If Reformed Christians were to draw up today, a directory or guidelines for worship, where would we begin? What considerations would first occupy our attention? Let's look at a historical example, the Westminster Directory for Public Worship, and see how that seventeenth century Reformed work began its reflection on worship. 

The Westminster Directory begins with a preface in which the need for such a work is discussed. The preface reviews the historical backgrounds to the Directory and sets out the reasons such a work is required. That background is very interesting and very suggestive for us today.

The preface begins by noting the activity of the early Reformers to purify the worship of God. The Reformers ended the idolatry of the worship of the medieval church and introduced worship in the language of the people.  Worship, then, must be directed by the Bible and must be comprehensible to the people of God.

The preface moves on to comment on the state of worship in England since the beginning of the Reformation there.  The focus is on the Book of Common Prayer which contained the order of worship, the prayers and readings for the English church.  The preface recognized the godliness of the early leaders of the Reformation in England and the great improvement in worship introduced by the Book of Common Prayer.  But it also argued that the failure to reform the Prayer Book further, had made it into an offense to the church.

Several problems with the Prayer Book were raised in the Directory’s preface. First, the Prayer Book required that all prayers in the worship service be read from the book.  There was no opportunity to pray specifically and pointedly for local needs.  There was no encouragement to ministers to exercise “the gift of Prayer” in their public ministries.

Second, the Prayer Book imposed “unprofitable and burdensome Ceremonies.” The preface did not specify what those ceremonies were, but that was clarified in the main part of the Directory.  The point of the preface was that by binding the conscience of worshipers with unbiblical practices, many were offended.  

Third, the Prayer Book was a “great hindrance of the Preaching of the Word.”  The preface charged that in some churches the Prayer Book was used and no sermon was preached.  In other churches the sermon became very much secondary to the other elements of the liturgy.

Other offenses of the Prayer Book included being too similar to the Mass, causing strife in the church and encouraging the ministers to be “idle and unedifying.”

The preface concluded by saying that all of the problems with the Prayer Book necessitated a new work that would unify the churches in practice, but not rigidly impose a form for every occasion.  The Directory, then, sought to draw as much specific direction as possible from the Bible, and where the Bible was not specific, to make decisions “according to Rules of Christian Prudence, agreeable to the general Rules of the Word of God.”

If we were to write a new preface today, we would write out a very different situation. Rather than facing a single way of worship imposed by church and state on every congregation, we face a bewildering variety of worship.  From very formal ritual to the free-wheeling charismatic, the American religious scene offers almost every imaginable approach to worship. Yet our preface would not have to analyze and answer every form of worship in our day. It would be enough to observe how much variety there is in our time, and how little theological and biblical reflection most Christians give to answering the question, “How does God want to be worshiped?”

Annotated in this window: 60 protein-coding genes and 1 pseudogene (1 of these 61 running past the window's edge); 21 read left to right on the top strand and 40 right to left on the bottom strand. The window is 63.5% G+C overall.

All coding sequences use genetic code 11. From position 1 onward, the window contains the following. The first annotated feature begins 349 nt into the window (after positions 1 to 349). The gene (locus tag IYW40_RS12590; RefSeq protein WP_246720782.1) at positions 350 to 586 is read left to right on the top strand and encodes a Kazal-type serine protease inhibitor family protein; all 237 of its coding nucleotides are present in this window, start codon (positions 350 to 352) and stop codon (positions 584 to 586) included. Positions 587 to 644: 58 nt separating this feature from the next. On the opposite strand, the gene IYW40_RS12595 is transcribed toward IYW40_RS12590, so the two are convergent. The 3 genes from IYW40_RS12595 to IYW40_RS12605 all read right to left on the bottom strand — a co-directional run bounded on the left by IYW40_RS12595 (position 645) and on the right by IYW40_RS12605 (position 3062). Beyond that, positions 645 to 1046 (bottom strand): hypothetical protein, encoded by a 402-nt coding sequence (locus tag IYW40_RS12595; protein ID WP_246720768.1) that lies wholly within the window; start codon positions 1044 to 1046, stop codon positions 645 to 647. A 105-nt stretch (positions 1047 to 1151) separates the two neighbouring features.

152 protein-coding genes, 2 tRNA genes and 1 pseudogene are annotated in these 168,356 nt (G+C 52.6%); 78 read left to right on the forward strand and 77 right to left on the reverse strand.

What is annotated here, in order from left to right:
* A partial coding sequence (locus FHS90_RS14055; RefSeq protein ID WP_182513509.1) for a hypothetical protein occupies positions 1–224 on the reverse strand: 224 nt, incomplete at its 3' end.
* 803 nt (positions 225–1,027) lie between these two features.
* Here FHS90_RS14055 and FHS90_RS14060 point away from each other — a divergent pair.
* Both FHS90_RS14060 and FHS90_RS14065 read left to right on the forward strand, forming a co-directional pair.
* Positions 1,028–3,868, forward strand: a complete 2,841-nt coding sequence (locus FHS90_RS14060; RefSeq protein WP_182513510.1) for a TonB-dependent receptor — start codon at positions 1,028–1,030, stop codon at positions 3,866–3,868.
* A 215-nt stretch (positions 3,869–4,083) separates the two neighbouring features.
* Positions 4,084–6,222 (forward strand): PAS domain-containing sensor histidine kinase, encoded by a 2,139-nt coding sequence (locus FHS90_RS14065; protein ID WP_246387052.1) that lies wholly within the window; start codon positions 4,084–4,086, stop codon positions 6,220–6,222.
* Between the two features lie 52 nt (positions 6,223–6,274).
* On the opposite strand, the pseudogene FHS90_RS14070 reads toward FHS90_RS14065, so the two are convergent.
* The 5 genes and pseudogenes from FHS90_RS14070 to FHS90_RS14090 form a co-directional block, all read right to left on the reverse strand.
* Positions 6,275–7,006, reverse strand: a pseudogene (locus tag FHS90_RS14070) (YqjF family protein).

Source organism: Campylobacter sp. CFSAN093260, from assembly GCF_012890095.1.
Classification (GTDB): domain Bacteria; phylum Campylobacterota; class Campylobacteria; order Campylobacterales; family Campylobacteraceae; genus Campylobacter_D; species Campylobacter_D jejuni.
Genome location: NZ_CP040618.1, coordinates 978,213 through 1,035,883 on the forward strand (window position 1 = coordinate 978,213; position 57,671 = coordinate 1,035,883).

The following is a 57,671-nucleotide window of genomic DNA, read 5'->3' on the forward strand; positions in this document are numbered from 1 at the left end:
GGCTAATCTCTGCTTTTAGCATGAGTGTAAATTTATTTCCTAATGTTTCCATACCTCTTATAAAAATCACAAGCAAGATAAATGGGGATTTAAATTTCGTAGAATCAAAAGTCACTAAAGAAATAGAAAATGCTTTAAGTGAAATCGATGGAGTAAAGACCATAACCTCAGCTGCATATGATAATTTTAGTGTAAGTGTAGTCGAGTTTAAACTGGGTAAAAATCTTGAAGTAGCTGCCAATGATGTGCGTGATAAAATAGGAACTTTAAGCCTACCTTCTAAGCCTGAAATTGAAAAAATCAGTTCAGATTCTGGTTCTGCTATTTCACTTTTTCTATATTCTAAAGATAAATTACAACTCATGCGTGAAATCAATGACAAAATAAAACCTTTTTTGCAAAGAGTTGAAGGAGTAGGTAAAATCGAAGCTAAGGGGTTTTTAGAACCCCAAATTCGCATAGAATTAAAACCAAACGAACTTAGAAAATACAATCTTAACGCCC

A directory would restate the Reformed commitment to the principle that all of our worship must be guided by the Bible. All elements of worship must flow from a specific Biblical charge. It is not enough to say that the Bible does not forbid a certain practice. We must be committed to showing the Biblical foundation for all aspects of our worship. We should also restate our commitment that worship must be comprehensible for the worshiper.

The preface to our new directory, like the old one, should also address the subjects of prayer, ceremonies and preaching in the contemporary scene.  On prayer we should note that rather than having many prayers imposed on us by a Prayer Book, too many worship services today spend very little time in prayer.  An emphasis on worship as entertaining is tempted to view prayer as boring or “dead” time in the service. We need to call ministers and congregations back to exercising the gift of prayer.

Many evangelical congregations would say today that they do not have any of the “ceremonies” that the Puritans worried about in the Church of England. But many new practices are emerging today that would fit under the category of ceremonies.  Churches are experimenting with liturgical dancing, movies, drama, advent wreaths, banners and many other things.  Are these “ceremonies” good?  Do they have Biblical support?  We need in our day to analyze a whole series of ceremonies that are either new or reemerging in Reformed circles.

Preaching has always stood at the center of historic Reformed worship.  But as in the seventeenth century, so today some approaches to worship reduce or even eliminate the crucial role of preaching. Our new preface should underscore our commitment to the preaching of the Word of God.

The key thrust of a new preface must be the same as that of all the genuine Reformed directories and service books: we must worship as God directs in His Word.